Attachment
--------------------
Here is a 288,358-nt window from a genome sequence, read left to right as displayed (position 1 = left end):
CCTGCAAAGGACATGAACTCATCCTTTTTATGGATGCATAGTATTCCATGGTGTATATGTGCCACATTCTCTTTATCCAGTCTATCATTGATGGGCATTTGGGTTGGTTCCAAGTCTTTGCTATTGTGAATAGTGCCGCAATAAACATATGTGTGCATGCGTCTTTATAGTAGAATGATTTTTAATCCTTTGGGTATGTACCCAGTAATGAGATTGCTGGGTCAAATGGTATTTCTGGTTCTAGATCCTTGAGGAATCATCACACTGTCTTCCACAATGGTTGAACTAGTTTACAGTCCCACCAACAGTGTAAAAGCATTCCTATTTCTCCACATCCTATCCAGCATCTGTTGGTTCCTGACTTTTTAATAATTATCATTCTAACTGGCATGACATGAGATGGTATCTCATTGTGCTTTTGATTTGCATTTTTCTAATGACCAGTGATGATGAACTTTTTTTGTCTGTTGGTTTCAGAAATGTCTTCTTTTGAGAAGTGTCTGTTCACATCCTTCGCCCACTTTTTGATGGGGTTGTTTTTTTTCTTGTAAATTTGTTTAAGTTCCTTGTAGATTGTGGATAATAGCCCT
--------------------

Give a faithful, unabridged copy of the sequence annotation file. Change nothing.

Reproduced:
Here is a 288,358-nt window from a genome sequence, read left to right as displayed (position 1 = left end):
CCTGCAAAGGACATGAACTCATCCTTTTTATGGATGCATAGTATTCCATGGTGTATATGTGCCACATTCTCTTTATCCAGTCTATCATTGATGGGCATTTGGGTTGGTTCCAAGTCTTTGCTATTGTGAATAGTGCCGCAATAAACATATGTGTGCATGCGTCTTTATAGTAGAATGATTTTTAATCCTTTGGGTATGTACCCAGTAATGAGATTGCTGGGTCAAATGGTATTTCTGGTTCTAGATCCTTGAGGAATCATCACACTGTCTTCCACAATGGTTGAACTAGTTTACAGTCCCACCAACAGTGTAAAAGCATTCCTATTTCTCCACATCCTATCCAGCATCTGTTGGTTCCTGACTTTTTAATAATTATCATTCTAACTGGCATGACATGAGATGGTATCTCATTGTGCTTTTGATTTGCATTTTTCTAATGACCAGTGATGATGAACTTTTTTTGTCTGTTGGTTTCAGAAATGTCTTCTTTTGAGAAGTGTCTGTTCACATCCTTCGCCCACTTTTTGATGGGGTTGTTTTTTTTCTTGTAAATTTGTTTAAGTTCCTTGTAGATTGTGGATAATAGCCCT